I am finding that creating a religion is much harder than any of the world creation or invented history I have been working on. I want to create a religion which is both unifying and divisive and that can enhance the stories I am telling without overwhelming them. The religion I am creating is called Daletha. It is a duotheistic, with a God and a Goddess, as well as a legion of heavenly messengers and saints. Coming from one mind and in a short period of time, there is no way that its philosophy can attain the complexity over time that a centuries-old religious system encompasses, but I am trying to work out the broad strokes of its theology over time and record its major movements and systems. Ultimately, it is going to be a transcendent religion, but I am trying to balance that with some descendant theology as well.
In some ways creating a religion is a profoundly personal aspect of the world, because it will become a skeleton for the stories I want to write. If I create a religion whose adherents are not people I would want to write about, I have created a useless construct. Yet, trying to develop a world-view and philosophical system that fits the characters I create has ended up making me take a close look at my own world-view, and consider the fact that though I am fabricating an imaginary creation it is personally resonant.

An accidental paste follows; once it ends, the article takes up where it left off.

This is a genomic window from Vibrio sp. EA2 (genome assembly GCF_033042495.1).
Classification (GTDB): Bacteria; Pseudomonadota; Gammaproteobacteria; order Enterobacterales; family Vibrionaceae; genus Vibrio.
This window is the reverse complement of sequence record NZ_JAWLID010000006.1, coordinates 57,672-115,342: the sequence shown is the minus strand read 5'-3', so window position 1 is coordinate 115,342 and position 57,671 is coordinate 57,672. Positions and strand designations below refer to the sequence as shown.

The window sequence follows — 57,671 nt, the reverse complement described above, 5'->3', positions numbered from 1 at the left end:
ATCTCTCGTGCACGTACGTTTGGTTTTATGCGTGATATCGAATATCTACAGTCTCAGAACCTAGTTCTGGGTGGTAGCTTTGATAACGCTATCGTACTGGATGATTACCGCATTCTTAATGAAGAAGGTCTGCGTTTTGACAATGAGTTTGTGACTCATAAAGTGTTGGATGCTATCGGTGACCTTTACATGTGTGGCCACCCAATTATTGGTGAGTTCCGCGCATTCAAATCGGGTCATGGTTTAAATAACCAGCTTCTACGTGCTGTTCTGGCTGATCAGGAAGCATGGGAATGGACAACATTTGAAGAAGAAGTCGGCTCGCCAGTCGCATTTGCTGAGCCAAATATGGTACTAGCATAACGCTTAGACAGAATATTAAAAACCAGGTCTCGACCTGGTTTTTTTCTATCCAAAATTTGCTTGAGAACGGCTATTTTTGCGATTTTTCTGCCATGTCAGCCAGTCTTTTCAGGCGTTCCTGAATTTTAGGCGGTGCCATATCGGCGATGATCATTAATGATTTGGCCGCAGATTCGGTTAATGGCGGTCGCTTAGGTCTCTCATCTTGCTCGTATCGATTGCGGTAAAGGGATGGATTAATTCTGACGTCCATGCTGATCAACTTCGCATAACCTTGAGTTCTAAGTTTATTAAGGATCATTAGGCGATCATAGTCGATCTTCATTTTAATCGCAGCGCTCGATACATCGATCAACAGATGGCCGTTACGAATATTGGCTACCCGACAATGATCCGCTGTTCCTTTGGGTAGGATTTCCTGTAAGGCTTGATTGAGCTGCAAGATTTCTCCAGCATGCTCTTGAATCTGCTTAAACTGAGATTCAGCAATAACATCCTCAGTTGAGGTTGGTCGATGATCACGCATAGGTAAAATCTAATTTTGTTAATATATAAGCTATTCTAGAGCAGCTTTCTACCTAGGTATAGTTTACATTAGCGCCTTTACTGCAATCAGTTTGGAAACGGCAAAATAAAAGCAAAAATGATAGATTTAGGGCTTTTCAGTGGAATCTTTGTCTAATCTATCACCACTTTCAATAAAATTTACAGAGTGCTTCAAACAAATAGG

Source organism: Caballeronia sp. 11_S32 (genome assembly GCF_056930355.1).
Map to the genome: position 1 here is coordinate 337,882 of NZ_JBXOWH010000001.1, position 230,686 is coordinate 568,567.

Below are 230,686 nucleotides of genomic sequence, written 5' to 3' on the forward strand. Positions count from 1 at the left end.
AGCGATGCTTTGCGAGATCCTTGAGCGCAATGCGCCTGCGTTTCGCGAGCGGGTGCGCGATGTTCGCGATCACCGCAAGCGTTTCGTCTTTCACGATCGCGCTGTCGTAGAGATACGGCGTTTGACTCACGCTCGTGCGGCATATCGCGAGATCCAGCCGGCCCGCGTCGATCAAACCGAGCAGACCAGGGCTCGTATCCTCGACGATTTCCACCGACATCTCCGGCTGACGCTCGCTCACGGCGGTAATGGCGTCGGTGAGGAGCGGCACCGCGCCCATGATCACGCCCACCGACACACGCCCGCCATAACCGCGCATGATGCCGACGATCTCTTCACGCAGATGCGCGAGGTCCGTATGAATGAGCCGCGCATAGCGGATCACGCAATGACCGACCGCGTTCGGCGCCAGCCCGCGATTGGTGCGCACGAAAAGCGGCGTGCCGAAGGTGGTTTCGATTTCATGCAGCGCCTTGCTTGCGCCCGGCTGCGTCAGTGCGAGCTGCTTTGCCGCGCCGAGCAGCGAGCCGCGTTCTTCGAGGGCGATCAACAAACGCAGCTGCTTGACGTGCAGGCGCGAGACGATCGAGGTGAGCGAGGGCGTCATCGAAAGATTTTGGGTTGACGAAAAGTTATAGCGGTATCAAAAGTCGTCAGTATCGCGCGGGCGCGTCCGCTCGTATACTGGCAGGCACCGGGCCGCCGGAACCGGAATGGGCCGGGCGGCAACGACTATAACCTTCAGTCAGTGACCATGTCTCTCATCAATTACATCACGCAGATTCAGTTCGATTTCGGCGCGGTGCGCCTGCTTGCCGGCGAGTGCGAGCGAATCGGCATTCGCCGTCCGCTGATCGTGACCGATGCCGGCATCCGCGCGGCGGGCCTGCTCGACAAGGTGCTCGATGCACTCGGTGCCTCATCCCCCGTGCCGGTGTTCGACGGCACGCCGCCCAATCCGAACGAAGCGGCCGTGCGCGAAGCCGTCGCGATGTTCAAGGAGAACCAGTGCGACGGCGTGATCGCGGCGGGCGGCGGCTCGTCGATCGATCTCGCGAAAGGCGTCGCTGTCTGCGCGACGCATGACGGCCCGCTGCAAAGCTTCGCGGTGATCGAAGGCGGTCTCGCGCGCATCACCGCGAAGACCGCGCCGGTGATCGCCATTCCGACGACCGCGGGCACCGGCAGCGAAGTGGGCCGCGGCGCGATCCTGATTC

Scholars examining J. R. R. Tolkien’s cosmology have been quick to point out the ways it fits (or does not fit) his own Catholic faith. While I have no idea if my (real or fictional) cosmology will ever be studied, I am, at any rate, aware of the assumptions (true and false) which can be drawn. One of the reasons that Tolkien’s writing is so powerful is the powerful forces underscoring his story, and while he does not have a religion in Middle Earth that we would recognize as such, we do recognize the deep spiritual underpinnings of his work. It is impossible to say if my writing will ever achieve that depth – I can only hope it will.